Talking and driving

5th June, 2004

Dear Economist,

I find it so convenient to talk on my mobile phone while driving. Must I really stop?

— Erica Talbot

Dear Ms Talbot,

Since your petulant tone suggests that you believe that the law should not apply to you, let us consider the issue independently of the legal position.

Talking on your mobile while driving makes you more than four times more likely to have an accident. While 3,000 people die each year on British roads, mobile phones are responsible for about 2 per cent of these fatalities – roughly 60 deaths last year.

We continue to allow driving because it has its benefits.

Talking and driving conceivably also has benefits. Clearly, a more considered view is required to weigh those benefits against the grim costs.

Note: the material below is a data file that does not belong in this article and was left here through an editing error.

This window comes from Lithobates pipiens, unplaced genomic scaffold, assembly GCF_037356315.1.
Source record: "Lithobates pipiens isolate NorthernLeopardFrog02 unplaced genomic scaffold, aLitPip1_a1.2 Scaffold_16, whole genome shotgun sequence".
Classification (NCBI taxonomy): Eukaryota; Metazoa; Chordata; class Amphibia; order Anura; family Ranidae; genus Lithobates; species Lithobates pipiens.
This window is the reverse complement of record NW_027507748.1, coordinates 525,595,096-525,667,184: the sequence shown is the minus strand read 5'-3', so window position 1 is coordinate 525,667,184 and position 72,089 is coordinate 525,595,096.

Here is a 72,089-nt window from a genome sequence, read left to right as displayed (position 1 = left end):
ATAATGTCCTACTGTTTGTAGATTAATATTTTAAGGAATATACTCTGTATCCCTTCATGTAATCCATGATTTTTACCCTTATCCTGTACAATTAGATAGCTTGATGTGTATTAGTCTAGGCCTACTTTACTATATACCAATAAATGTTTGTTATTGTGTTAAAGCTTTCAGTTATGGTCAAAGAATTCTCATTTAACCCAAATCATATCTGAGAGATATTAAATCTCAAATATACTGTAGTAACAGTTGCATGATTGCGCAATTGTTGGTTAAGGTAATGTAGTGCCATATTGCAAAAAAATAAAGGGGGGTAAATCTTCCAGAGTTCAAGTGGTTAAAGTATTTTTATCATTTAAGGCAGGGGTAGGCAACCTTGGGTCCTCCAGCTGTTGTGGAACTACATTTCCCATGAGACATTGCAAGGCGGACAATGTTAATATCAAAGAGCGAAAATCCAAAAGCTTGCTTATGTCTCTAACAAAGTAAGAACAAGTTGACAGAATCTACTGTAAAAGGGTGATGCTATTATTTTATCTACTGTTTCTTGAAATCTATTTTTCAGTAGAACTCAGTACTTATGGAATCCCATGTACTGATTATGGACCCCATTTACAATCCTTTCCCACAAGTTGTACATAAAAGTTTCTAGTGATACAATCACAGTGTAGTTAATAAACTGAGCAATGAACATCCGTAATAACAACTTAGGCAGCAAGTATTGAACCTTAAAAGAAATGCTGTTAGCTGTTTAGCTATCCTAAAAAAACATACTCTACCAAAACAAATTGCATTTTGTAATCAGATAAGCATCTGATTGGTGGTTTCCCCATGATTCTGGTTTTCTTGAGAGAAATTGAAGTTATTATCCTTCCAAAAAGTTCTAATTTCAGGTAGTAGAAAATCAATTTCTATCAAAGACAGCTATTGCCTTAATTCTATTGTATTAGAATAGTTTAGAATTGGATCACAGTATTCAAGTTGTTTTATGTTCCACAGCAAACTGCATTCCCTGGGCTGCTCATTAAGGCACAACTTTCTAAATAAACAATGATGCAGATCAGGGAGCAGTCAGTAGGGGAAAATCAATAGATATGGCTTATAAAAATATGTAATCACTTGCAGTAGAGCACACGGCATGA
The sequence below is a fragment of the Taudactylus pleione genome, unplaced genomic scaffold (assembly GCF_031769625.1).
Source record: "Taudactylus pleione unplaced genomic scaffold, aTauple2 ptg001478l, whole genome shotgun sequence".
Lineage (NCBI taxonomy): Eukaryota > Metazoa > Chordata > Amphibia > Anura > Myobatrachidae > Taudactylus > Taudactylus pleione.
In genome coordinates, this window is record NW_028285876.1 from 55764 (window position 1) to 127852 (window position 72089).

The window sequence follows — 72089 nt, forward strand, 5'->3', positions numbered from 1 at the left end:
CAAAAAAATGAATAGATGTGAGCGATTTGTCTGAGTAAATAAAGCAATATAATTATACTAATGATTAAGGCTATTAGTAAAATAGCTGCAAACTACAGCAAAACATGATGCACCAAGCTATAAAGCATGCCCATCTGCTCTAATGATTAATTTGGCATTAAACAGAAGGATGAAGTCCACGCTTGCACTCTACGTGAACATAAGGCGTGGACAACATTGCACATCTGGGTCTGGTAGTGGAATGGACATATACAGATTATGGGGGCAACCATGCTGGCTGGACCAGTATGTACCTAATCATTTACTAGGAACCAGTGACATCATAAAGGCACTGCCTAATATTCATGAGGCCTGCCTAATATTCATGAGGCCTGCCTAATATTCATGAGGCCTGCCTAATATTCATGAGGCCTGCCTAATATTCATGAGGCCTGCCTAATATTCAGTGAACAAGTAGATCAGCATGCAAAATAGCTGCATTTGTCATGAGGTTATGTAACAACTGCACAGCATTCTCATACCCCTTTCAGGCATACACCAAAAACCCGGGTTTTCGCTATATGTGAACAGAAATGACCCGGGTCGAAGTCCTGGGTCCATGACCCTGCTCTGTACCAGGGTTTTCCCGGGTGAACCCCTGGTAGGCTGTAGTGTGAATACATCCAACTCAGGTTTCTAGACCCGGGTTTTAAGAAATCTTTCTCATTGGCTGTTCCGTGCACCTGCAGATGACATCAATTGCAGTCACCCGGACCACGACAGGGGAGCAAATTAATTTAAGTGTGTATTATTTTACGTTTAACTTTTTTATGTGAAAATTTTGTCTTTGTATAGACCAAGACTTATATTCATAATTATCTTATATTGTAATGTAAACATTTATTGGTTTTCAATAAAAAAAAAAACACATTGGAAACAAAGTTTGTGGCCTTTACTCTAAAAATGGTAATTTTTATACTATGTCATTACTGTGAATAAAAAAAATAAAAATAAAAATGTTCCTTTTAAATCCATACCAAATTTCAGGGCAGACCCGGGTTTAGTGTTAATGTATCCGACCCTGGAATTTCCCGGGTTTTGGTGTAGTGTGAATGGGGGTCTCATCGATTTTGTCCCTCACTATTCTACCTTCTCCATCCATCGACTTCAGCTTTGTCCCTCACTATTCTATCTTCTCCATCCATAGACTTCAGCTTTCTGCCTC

The AEI-Brookings Joint Centre for Regulatory Studies, an American think-tank, often publishes such analysis. Its paper on this subject estimated that the cost of talking while driving – in terms of damage, injury and death – was about $15 for each American citizen. Yet the paper estimates that the average citizen is willing to pay about $65 to keep making calls while driving (this estimate comes, in part, from looking at mobile-phone bills).

All this suggests that there are cheaper ways to save lives than with an outright ban – such as taxing garrulous drivers and using the money to pay for ambulances.

As for your personal decisions, using a hands-free device and postponing trivial calls would save lives for a small cost.

Overall, you simply have to decide whether you are happy to enjoy benefits for yourself despite the costs you inflict on others. It may be economically efficient, but it is still selfish and rude.

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